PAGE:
In terms of UK birding I don’t do much twitchery these days, I prefer seeing no birds in Wanstead as this is a lot easier. I am generally reliant on the glories of yesteryear for any listing advancement, such as the Rainham Slaty-backed Gull, and then more recently a Chinese Pond Heron in Kent that everybody belittled as a joke bird but went to see anyway, just in case. This just-in-case twitching is actually a thing, and in birding lexicon is known as an insurance tick. You go and see a bird which isn’t officially on the UK list owned by the Bird Police, but that might become official at a later date once the scientists and the great and the good have had their say. It is a gamble that does not always pay off, but in many cases it does. Tiny Canada Goose went on for example, I bird I had squirreled away for ages in the hope that one day it might get split from Normal-sized Canada Goose.
Last week saw some more upcoming changes to the UK list. I skimmed over it briefly and took from it that I was going to get a Goose tick – with Taiga Bean Goose and Tundra Bean Goose being split. A number of insurance ticks I had not bothered with seem to be going on too such as Thayers Gull (you can understand why I didn’t go…). Still, one to ink in so can’t complain really.
Hang on a minute though, what’s this down the bottom? Whimbrel and Hudsonian Whimbrel are being added back together? That's no good! This is the very opposite of a split, a lump. Where previously two species were considered to exist, now only one is. Rather than needing ink I now need tippex….. and my tactic of sitting around in my armchair extending my UK list has backfired on me. My list is going in the wrong direction!
But hang on I can hear you exclaim! Surely you break even? Plus a Goose, minus a Whimbrel, a zero sum gain. Yes, but I have not yet got to Redpolls….. You see Redpolls are also being lumped, and therefore I am definitely going backwards. Personally I believe there are about ten thousand species of Redpoll, but up until now the scientists have recognized just three. These were Small Brownish Redpoll, Medium Paler Redpoll, and Polar Bear. I had been hoping for a further split to also include Bigger-than-Medium-Paler-but-Darker Redpoll, as well splitting Polar Bear into Lesser and Greater, but in fact they have taken the opposite approach. Going forward there will be just two, Small-to-Medium-Doesn’t-Matter-about-the-Colour Redpoll, and Large-to-Enormous White Redpoll.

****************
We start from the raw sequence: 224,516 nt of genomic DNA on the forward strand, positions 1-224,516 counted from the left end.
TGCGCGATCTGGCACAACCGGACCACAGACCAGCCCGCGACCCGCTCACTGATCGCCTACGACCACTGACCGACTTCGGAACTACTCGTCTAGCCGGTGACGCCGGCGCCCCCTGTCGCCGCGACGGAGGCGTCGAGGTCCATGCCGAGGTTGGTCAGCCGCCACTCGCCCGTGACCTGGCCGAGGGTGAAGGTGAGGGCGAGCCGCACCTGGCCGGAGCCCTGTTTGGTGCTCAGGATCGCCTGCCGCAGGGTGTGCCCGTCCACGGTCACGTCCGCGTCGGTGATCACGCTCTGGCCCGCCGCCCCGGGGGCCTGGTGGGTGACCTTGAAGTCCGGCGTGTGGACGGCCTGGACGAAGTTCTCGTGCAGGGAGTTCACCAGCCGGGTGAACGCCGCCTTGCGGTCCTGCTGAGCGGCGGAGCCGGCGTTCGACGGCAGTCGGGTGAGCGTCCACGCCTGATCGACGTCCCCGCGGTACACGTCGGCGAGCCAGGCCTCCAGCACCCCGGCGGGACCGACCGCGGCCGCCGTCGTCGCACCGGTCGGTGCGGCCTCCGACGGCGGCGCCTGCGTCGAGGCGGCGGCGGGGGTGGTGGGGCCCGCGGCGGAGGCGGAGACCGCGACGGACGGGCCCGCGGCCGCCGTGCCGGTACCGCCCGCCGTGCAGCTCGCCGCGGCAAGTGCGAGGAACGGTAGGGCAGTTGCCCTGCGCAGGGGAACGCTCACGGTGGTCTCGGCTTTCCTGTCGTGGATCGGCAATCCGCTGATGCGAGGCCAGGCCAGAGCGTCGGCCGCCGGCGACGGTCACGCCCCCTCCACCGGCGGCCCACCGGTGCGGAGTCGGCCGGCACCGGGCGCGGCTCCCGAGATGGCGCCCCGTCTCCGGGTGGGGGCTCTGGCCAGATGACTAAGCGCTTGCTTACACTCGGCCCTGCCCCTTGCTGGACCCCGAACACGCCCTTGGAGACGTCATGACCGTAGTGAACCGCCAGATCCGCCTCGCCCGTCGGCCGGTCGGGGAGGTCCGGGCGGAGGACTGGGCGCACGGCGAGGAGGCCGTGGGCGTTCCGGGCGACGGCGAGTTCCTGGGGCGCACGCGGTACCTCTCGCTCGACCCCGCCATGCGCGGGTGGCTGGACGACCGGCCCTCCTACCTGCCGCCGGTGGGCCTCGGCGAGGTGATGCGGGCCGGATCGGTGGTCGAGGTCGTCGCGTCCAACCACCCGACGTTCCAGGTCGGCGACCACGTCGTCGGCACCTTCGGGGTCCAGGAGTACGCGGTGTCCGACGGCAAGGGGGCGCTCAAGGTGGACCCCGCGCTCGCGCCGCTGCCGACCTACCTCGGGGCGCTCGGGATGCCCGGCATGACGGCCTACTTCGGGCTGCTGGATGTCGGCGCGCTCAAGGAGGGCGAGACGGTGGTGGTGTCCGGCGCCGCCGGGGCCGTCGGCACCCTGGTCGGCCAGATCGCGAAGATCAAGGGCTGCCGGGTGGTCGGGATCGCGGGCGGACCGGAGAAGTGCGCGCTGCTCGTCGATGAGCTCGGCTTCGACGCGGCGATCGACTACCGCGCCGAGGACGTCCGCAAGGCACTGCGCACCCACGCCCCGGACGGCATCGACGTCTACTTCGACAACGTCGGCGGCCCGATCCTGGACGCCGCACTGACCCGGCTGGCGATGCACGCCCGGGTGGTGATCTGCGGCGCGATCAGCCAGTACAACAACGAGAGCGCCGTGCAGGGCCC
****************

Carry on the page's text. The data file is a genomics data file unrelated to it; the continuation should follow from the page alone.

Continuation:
|Medium Dark Redpoll (rostrata)|
Anyone who has seen the various flavours of Redpoll in this country will know what I am talking about, but let me clear this up. The commonest Redpoll in the UK is Lesser Redpoll. These are small and buffy/browny (cabaret). Occasionally you find a frosty looking one in with them that is a bit bigger and a lot whiter and you are allowed to call these Common Redpoll although some people call them Mealy Redpoll (flammea). Then you get some pretty large ones thought to hail from Greenland that are almost as brown as Lesser Redpoll but a lot darker (rostrata), and you can call these Common Redpoll too. Then you get big white ones that are not quite white enough and that are thought to come from Iceland (icelandica) – I have no idea what you can call these but let’s stick with Common Redpoll. Then you get really really white ones with fluffy tarsi and these are called Coue’s Arctic Redpoll (exilipes), although some people call them Hoary Redpoll, and finally you get massive white ones that are absolutely enormous and that hunt seals, and these are called Hornemann’s Arctic Redpoll (hornemanni), or also Hoary. Both these latter get called Arctic Redpoll. Confused?
Look, it's easy. Essentially you start small and buffy/browny and gradually you get larger and whiter, with the exception of rostrata where you replace whiter with darker. And then there is everything in between, and this is why the whole thing is a mess because nobody can agree where one starts and the next begins. The two Arctic Redpolls have never been split despite their dietary requirements, but up until now a distinction was drawn between Lesser and Common/Mealy. No longer. Where we are landing now is Mostly Brown = Common Redpoll, and Really White = Arctic Redpoll. End of. Oh, apart from race icelandica which goes into the Brown camp despite being White. AaaaaarghhhhhhHH!
Back in my formative birding youth, I heard over the grapevine about a large flock of Mealy Redpolls visiting Thorndon Country Park in Essex. I still “needed” Mealy Redpoll at the time, and with a large flock present how could I go wrong? How naïve. So I pootled over there, found masses of Redpolls that all looked the same, and duly called the pager people with news of a large flock of Common Redpolls near the main car park. And naturally I was then rubbished far and wide. Hard as this was to bear at the time, I like to think of myself as prescient.
|Medium White Redpoll (icelandica)|
The Redpoll argument has been running for hundreds of years, but science is now providing the answer. Or an answer. Based on DNA analysis of 77 different variations on the Redpoll theme, apparently ALL are near-as-dammit identical. Common and Arctic are 100% the same, and Common and Lesser are as close to 100% as makes no difference. So why do they all look different? This is the mystery of creation I suppose. In a way I consider myself lucky to get to keep two species, as there seems adequate justification to reduce the whole lot to one, which would leave us simply with REDPOLL.